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From The Editor: The List-Making Exercise

Game of the year list-making: it's not just for game journalists anymore. In a new monthly column, Gamasutra editor-in-chief Kris Graft explains how the exercise can also be fun and useful for game developers.

Kris Graft

December 15, 2011

4 Min Read

[Game of the year list-making: it's not just for game journalists anymore. In a new monthly column, Gamasutra editor-in-chief Kris Graft explains how the exercise can be fun and useful for game developers.] Recently, the Gamasutra editorial team entered a very serious debate: deciding what games would make our prestigious Gamasutra Editors' Choice Top 10 Games of 2011 list. I'm not going to hint at what games did or did not make the list (it's not even finalized yet, so you'll have to wait till just before Christmas), but as usual with Gamasutra's annual Top Games rankings, there will probably be some surprising inclusions, as well as notable exclusions. While it's a common, annual practice for video game publications, listing the best games of the past 12 months is an exercise that large or small game development groups should consider doing every year. You can even do it over a couple drinks after work, at a watering hole where it's safe to say things like, "The lack of mecha anime-based role-playing games was highly disappointing this year." Ranking video games on a list amongst a group exposes how widely tastes may vary. Every year when Gamasutra editors get together to compile this list, it always surprises me just how much our gaming interests had diverged throughout the course of the year. One editor might have closely followed Xbox Live Indie Games the entire year, while another ate up the big-budget first-person shooters. Another might feel that this was a standout year for handheld games, as another highlights some well-designed gems that came out of Japan. And some people in your group might like really good games, while others apparently like games that are shitty. (But that's all a matter of opinion now, isn't it?) You'll be able to share the kind of insight that might not typically come up on a daily basis during your work routine. Compiling a list opens up dialogue and debate among your friends and coworkers in which everyone can discuss the specific merits of the year's offerings. And in doing so, it helps reveal what elements your cohorts believe carry the most value in video games. A team leader could take note of these values and apply them to game creation. The apparent gaming values that our staff held varied substantially. One of our staff argued during our list debate, "Flaws make [games] interesting. [The developer] tried doing new things while other people just made sequels that were the same game as what they made last year, only nicer." For that editor, originality holds perhaps even more value than execution. Meanwhile, one editor wanted to include a game on our list "mainly for the tech." Another argued that a particular game was "good because it does all kinds of things to address everybody's concerns with the genre, quietly and rather efficiently and effectively." There were specific takeaways from Gamasutra's list-making meeting. The most notable is that the quality bar these days is rather disgustingly high. I don't need to tell you (but I'll reiterate) that standing out in today's video game industry is harder than it's ever been, and players -- game website editors included -- are, to an extent, desensitized to games that are "merely" well-executed. Looking at the great games that we threw out of the top ten just drove home the fact that nice visuals, satisfying gameplay and coherent stories are becoming increasingly commonplace. There are plenty of games that didn't make the cut that are wonderful examples of interactive entertainment, and possess all things that are associated with "quality." But even though big unit sales and a high Metacritic score are excellent things to achieve, to truly stand out and leave a lasting mark on players who've seen everything, a game also needs personality and heart. So, game of the year list-making is a revealing exercise that forces one to go to bat for a game by essentially explaining what makes it "good." It's likely that there will be instances where someone will convince you that a certain title has a lot more merit than you originally thought. [If you actually find time to make a 2011 Game of the Year list, whether you're part of a one-man studio or a larger team, send it on over to kgraft at gamasutra dot com for a possible posting.]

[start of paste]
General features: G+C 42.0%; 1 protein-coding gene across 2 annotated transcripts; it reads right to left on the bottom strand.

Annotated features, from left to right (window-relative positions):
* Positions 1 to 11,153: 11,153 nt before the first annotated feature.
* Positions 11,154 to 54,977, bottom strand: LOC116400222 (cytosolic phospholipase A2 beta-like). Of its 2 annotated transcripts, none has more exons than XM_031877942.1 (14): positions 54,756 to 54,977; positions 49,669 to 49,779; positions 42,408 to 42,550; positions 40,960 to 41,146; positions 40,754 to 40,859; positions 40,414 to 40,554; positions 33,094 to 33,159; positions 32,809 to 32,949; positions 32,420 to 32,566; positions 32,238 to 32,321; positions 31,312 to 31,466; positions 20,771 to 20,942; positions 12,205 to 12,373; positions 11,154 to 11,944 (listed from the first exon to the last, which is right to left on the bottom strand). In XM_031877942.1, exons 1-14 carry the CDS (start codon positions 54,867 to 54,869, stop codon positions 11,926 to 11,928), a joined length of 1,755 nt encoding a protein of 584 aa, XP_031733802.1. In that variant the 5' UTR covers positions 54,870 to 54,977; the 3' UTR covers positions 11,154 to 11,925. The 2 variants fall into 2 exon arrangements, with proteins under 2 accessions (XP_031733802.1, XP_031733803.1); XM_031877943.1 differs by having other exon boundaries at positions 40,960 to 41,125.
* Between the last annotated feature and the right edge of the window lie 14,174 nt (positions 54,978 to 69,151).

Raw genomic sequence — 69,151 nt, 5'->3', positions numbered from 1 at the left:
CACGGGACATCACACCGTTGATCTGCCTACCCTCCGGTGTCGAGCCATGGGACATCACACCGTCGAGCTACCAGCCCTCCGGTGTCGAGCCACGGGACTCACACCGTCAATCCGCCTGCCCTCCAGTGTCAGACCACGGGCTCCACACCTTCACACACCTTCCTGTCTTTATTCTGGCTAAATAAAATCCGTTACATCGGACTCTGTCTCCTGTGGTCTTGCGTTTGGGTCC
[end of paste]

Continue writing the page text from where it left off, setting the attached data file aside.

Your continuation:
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About the Author(s)

Kris Graft


Kris Graft is publisher at Game Developer.

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